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Is a Contractor Bound By An Estimate?

An estimate may give rise to a fixed price contract, which is binding upon a contractor subject to variations in the contract price. But the case of 413784 Ontario Inc. v. Adams[1] illustrates that an estimate may also have a limiting effect on the amount charged by a contractor where the contract price is either time and material or cost plus.

 

In 413784 Ontario Inc. v. Adams a contractor gave the owner of a vacant lot an estimate of $57,000 to build a custom house. Relying on the estimate, the owner entered into a contract with the contractor to build a custom home for cost plus 10% for overhead and 5% profit. Things did not go as planned. The contractor billed the owner $89,000 before the house was completed. The owner realized that he could not afford to complete the home. He sold the home and took a loss of $68,000. The contractor brought a claim against the owner for a further $11,500. The court found that the actual price for the construction of a custom home should not exceed an estimate by more than 10 or 20 per cent. The Court wrote:

 

17. I consider that the difference between the estimated cost and the actual cost to finish the house is far too much and the Defendants are entitled to expect that the house would have been built for something within reasonable range of the estimated cost and certainly no more than 10% or 20%.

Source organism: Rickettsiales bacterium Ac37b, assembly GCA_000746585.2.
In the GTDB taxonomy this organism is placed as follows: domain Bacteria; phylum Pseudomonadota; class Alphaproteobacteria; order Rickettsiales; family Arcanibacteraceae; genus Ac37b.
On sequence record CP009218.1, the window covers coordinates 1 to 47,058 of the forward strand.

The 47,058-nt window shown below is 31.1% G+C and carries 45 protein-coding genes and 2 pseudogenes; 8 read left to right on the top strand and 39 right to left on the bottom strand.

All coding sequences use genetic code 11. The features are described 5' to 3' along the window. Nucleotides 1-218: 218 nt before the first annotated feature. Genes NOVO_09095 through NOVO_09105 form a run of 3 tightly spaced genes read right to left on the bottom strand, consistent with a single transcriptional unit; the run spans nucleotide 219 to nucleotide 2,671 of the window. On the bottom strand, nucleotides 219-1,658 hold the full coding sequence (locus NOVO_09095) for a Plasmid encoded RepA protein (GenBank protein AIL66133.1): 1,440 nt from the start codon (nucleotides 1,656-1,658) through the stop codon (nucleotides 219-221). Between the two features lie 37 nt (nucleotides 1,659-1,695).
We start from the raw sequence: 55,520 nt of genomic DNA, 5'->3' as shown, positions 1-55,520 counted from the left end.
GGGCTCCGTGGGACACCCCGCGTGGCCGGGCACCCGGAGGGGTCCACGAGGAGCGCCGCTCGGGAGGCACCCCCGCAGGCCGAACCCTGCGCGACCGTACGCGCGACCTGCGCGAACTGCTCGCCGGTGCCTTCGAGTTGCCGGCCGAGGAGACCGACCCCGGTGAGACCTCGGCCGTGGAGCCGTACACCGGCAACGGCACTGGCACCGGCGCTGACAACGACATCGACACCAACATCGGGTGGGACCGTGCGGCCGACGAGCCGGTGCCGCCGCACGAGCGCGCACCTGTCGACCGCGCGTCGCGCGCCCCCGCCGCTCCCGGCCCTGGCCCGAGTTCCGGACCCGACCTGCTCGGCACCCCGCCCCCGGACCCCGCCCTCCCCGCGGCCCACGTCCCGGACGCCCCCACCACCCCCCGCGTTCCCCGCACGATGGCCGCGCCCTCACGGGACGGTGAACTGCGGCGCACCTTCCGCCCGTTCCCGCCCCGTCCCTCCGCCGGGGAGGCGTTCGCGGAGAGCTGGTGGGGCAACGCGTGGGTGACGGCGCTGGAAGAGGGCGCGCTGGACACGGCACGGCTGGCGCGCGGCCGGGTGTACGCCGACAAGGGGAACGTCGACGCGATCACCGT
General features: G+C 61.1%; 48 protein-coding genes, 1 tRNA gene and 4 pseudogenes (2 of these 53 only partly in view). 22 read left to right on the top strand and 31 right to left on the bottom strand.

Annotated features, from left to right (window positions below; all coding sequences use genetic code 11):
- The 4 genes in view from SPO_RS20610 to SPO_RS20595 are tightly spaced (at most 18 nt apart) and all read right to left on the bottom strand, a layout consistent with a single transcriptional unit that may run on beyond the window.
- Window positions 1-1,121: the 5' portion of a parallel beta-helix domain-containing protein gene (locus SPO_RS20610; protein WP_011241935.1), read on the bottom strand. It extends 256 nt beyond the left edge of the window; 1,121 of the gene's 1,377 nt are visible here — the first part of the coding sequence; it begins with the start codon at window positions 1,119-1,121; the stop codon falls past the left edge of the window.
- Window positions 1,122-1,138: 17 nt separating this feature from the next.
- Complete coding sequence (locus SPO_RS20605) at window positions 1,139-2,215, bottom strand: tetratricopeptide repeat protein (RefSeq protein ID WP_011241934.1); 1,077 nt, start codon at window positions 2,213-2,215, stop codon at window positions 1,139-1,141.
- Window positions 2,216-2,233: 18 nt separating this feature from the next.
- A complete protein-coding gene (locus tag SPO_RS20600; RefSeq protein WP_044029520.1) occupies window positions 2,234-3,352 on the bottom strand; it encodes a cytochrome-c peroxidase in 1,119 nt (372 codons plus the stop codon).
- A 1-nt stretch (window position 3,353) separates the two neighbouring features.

The Court concluded that the estimate given by the contractor to the owner was negligent because the actual cost of construction exceeded the estimate by 100%. The Court dismissed the contractor’s claim against the owner.

 

The outcome in 413784 Ontario Inc. v. Adams may have been different if the owner had asked the contractor to perform expensive extras, if the contractor was confronted with unforeseen site conditions, if the owner was more sophisticated, if the estimate was qualified, or if the type of work involved was more difficult to estimate accurately. Nevertheless, 413784 Ontario Inc. v. Adams illustrates that a contractor needs to exercise care if it gives an estimate even if it does not intend to commit to a fixed price.

 

Ted Dreyer is a construction and insurance lawyer at Madorin, Snyder LLP. Madorin, Snyder LLP is a full service law firm serving Kitchener, Waterloo, Cambridge, Guelph and the surrounding area. Please visit our construction law page.

 

 

[1] 413784 Ontario Inc. v. Adams, 1983 CarswellOnt 2939

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